This article is part of a series of articles that resulted from my time preaching through the book of Genesis. The commentary on the passage is my own, resulting from hours of research and exegetical study. It is my intent to draw a biblical theology chapter by chapter through the book of Genesis that places the events of the narratives into the broad picture of the entire Bible, demonstrating the progressiveness of theology and the sufficiency of every Word of Scripture. It is my prayer that these articles are helpful to those seeking a better understanding of the book of Genesis and of the Bible as a whole. The sermon series and other resources can be found at www.fbcroxana.com.
Abram left everything to obey the LORD’s command in order obtain the promises of God. He had left his home and family to go to a foreign land. Many years later, he was still waiting on the promises to be fulfilled, trusting that God would indeed fulfill His Word in His own time. However, recent events must have shaken Abram, causing him to wonder if he would live to see the promises. If he died, then how could the promises come true? For the promise included many descendants and pertained to their ownership and rule of the land of Canaan.
Abram had just returned from battle, where he and his allies defeated a large army in battle in order to rescue his nephew, Lot, who had been abducted because he was living in Sodom when it was defeated and raided. He must have been reflecting upon the possibility that he may have been killed in the process of rescuing Lot. If he had died in battle, he would never see the promises. God Almighty would have failed, and would have proven Himself not to be Almighty or All-Knowing. But at this crucial moment, God spoke to Abram, and assured him that everything He spoke to him would come to pass, and nothing can prevent it. It is an unalterable and an irrevocable promise to Abram and to his descendants.
1 After these things the word of the LORD came to Abram in a vision, saying,
“Do not fear, Abram,
I am a shield to you;
Your reward shall be very great.”
God assured Abram that He would not allow him to be harmed before His promise to give him a son was fulfilled. All of God’s promises are certainly true, and believers need only trust that God will bring them to pass. Thus, God promised that Abram’s reward would be very great, for he would surely see the fulfillment.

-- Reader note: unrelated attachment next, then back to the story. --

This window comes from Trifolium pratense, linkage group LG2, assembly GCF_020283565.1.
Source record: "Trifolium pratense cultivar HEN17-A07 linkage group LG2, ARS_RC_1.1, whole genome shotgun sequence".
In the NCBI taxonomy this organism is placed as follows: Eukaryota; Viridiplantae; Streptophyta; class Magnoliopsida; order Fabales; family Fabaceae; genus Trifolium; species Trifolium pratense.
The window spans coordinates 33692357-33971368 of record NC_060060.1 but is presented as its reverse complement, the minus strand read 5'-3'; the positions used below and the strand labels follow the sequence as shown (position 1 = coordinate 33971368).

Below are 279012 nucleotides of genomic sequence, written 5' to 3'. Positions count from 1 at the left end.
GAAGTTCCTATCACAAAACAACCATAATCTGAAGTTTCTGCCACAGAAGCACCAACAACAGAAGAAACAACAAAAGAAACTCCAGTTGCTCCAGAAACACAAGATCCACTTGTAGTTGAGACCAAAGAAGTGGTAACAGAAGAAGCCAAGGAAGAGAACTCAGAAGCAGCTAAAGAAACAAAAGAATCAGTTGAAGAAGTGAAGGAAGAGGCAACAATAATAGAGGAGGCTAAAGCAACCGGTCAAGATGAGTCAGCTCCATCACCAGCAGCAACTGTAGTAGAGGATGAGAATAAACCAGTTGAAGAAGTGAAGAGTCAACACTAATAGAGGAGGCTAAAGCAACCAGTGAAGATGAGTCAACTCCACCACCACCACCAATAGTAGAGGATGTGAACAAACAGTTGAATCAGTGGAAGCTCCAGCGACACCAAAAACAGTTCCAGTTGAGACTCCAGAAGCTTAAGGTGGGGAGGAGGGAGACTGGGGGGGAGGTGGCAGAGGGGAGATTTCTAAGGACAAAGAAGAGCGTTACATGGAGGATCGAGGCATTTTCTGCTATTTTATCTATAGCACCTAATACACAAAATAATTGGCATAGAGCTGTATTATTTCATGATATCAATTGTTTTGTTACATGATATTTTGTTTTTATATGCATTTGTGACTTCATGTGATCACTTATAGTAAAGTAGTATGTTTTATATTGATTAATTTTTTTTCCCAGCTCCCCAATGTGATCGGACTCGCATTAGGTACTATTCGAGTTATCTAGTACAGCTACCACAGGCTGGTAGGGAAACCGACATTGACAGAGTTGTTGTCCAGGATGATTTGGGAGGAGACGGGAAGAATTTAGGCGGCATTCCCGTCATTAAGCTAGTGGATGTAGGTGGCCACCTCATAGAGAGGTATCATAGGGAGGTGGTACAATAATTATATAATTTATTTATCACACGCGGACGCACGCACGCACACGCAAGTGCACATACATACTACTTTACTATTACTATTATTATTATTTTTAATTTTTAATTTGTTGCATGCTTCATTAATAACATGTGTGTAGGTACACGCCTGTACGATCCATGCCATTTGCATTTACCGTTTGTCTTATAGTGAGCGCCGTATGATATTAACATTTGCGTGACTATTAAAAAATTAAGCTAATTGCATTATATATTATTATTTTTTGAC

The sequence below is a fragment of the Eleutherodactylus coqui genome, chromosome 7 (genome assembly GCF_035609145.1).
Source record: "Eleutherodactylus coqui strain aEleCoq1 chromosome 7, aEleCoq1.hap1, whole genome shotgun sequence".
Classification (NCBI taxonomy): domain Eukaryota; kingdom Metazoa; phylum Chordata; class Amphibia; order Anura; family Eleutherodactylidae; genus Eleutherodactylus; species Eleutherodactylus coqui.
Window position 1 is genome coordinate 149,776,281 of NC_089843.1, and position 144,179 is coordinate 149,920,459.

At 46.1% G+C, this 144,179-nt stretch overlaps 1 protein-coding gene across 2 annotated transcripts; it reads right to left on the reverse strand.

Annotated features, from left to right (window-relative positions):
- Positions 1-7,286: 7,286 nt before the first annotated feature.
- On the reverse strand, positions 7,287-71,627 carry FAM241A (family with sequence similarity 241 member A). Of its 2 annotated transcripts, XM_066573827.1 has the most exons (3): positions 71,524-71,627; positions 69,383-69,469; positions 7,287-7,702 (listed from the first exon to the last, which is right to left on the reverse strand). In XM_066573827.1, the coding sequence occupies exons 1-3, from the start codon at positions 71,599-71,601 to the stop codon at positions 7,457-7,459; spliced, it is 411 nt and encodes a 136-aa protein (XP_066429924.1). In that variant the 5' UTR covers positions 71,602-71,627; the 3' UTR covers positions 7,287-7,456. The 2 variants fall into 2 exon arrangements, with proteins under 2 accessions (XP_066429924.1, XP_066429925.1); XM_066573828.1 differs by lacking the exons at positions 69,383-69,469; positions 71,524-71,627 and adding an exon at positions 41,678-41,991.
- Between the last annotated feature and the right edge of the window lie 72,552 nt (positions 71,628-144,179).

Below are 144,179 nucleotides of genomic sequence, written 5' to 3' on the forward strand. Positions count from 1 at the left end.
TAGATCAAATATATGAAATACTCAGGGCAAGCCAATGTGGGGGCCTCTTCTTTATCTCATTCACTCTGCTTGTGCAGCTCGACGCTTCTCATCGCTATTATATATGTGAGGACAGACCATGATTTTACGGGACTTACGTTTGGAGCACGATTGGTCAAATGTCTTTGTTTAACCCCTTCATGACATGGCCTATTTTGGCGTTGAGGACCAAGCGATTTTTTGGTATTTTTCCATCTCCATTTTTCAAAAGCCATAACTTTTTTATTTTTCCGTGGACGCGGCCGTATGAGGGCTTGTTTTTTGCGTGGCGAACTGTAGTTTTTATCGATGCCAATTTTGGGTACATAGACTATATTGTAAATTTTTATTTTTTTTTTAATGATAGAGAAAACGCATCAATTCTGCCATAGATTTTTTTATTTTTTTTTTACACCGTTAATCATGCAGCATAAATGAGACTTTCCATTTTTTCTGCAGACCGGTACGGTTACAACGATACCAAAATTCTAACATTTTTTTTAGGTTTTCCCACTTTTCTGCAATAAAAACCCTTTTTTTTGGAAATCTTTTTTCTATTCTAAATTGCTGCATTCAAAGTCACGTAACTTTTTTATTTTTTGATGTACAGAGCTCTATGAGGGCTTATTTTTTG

2 Abram said, “O Lord GOD, what will You give me, since I am childless, and the heir of my house is Eliezer of Damascus?” 3 And Abram said, “Since You have given no offspring to me, one born in my house is my heir.”
After so many years, Abram thought that God had waited too long to give him a child of his own. So he wondered what the replacement reward would be. He had expected a child, but now wondered if God’s promise had changed. If he had died in battle, Abram’s household would have passed on to the eldest servant in his household.
4 Then behold, the word of the LORD came to him, saying, “This man will not be your heir; but one who will come forth from your own body, he shall be your heir.” 5 And He took him outside and said, “Now look toward the heavens, and count the stars, if you are able to count them.” And He said to him, “So shall your descendants be.”
God reassured Abram that the promise of a son still stood. In fact, this son would become countless children. Nothing had changed. Even though Abram may have supposed it to be beyond the ability of the LORD, he was learning that God was capable of bringing such a thing about. After decades of marriage, Abram knew that he and Sarai could not produce a child by natural means, especially since age was also quickly becoming a factor.
6 Then he believed in the LORD; and He reckoned it to him as righteousness.
This is an Old Testament verse that every Christian should know by heart. Abram believed in Yahweh. He trusted what God promised. He was assured by the words that were spoken to Him. He believed that the LORD was able to do what He said that He would do. Based on this faith, Abram was justified by God. He was counted righteous in God’s eyes, not because of any good work, but simply because he believed the word of God.
7 And He said to him, “I am the LORD who brought you out of Ur of the Chaldeans, to give you this land to possess it.” 8 He said, “O Lord GOD, how may I know that I will possess it?” 9 So He said to him, “Bring Me a three year old heifer, and a three year old female goat, and a three year old ram, and a turtledove, and a young pigeon.” 10 Then he brought all these to Him and cut them in two, and laid each half opposite the other; but he did not cut the birds. 11 The birds of prey came down upon the carcasses, and Abram drove them away.